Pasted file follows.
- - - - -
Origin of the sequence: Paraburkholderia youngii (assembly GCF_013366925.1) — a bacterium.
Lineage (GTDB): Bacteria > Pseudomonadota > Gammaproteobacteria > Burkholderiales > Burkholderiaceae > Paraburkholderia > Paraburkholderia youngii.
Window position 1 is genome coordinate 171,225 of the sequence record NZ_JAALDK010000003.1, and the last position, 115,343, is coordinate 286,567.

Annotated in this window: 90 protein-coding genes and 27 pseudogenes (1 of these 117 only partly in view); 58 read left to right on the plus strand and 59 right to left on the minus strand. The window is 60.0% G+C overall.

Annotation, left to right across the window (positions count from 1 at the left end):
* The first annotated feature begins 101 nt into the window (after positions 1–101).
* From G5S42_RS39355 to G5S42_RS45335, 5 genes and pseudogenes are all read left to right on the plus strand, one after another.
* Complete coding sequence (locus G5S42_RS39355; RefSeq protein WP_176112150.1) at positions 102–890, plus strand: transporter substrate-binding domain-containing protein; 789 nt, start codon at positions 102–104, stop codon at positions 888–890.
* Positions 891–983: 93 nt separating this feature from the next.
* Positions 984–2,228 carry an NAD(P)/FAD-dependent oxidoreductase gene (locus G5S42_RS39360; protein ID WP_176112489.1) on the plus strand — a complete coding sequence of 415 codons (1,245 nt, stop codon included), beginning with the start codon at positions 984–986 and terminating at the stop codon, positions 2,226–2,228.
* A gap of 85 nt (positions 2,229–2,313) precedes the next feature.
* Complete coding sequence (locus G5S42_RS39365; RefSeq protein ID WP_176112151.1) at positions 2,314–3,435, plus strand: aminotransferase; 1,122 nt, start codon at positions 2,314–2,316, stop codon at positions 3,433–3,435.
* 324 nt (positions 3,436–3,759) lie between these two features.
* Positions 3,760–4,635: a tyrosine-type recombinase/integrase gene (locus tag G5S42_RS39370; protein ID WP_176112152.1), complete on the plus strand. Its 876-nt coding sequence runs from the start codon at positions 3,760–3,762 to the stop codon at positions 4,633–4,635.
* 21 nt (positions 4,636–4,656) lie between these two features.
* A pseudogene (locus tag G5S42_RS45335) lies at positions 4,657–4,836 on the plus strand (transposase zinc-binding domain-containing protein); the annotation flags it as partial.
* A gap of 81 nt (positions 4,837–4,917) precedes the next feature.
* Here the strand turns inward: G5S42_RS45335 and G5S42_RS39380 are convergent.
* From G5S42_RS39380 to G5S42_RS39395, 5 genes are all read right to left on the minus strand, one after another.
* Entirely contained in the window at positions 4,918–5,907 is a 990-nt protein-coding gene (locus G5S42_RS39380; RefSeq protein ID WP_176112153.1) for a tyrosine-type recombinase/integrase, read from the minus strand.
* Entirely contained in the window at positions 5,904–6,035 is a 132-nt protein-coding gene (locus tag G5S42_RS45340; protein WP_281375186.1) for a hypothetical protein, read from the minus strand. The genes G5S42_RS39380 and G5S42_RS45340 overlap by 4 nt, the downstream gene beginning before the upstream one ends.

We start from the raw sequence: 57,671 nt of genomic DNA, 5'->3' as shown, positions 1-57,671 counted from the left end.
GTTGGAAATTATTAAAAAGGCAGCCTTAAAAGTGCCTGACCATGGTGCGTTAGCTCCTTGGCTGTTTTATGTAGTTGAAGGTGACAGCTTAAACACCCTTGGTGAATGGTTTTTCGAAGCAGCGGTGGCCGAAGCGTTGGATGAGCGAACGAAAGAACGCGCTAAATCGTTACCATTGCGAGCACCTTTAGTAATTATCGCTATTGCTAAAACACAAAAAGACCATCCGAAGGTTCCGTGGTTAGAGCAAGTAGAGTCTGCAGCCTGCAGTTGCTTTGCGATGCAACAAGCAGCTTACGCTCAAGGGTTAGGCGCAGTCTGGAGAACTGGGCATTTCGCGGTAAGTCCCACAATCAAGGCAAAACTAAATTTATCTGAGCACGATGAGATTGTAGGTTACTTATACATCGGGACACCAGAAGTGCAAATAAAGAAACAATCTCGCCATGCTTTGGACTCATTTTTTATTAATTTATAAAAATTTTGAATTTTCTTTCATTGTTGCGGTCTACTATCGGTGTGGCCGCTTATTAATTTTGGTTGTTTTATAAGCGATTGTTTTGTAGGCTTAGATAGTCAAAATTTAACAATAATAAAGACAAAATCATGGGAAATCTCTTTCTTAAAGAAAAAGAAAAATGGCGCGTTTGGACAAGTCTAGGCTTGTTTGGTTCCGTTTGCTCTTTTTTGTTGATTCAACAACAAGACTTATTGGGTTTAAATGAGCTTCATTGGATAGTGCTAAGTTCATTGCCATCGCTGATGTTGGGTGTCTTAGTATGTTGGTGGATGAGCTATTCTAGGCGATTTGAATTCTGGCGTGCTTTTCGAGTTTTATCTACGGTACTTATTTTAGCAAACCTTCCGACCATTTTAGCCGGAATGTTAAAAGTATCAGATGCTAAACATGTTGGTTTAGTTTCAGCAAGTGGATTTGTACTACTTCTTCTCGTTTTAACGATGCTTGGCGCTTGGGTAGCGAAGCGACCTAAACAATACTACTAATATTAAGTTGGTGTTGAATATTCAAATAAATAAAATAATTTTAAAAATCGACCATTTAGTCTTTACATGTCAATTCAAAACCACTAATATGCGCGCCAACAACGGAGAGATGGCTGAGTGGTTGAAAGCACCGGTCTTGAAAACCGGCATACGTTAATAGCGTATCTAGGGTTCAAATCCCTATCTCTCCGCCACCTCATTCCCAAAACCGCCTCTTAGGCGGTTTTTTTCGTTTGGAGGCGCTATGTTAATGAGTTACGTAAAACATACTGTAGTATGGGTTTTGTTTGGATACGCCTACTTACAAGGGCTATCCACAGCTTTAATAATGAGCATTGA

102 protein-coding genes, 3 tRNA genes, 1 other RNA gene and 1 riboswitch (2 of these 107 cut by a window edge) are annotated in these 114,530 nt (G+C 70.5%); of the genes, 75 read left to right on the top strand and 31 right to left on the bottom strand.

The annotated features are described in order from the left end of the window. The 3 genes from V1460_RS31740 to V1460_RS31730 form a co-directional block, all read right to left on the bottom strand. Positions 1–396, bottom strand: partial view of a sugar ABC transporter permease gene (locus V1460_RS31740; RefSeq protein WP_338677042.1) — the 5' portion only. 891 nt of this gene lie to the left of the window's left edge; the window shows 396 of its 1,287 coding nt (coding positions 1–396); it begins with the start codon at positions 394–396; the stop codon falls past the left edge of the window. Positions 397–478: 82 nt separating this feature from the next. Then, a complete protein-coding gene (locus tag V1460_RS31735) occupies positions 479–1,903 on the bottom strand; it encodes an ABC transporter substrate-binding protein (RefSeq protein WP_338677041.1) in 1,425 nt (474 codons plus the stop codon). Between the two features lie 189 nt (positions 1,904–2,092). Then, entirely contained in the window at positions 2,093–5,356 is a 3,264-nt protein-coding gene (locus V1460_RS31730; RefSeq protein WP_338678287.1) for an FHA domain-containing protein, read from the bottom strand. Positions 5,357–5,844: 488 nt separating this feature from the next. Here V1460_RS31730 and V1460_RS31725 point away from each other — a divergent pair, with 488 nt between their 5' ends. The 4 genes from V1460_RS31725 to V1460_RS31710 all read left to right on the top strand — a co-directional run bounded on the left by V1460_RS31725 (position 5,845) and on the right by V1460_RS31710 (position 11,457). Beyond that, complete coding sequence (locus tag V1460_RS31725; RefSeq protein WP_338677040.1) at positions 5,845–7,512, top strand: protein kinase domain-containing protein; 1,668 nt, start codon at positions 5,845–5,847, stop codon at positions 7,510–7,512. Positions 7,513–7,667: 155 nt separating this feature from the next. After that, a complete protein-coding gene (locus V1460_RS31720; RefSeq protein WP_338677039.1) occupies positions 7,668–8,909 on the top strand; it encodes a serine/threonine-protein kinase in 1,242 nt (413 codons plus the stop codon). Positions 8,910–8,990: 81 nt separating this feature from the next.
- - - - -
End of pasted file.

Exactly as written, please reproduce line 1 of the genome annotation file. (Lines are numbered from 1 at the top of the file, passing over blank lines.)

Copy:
Origin of the sequence: Paraburkholderia youngii (assembly GCF_013366925.1) — a bacterium.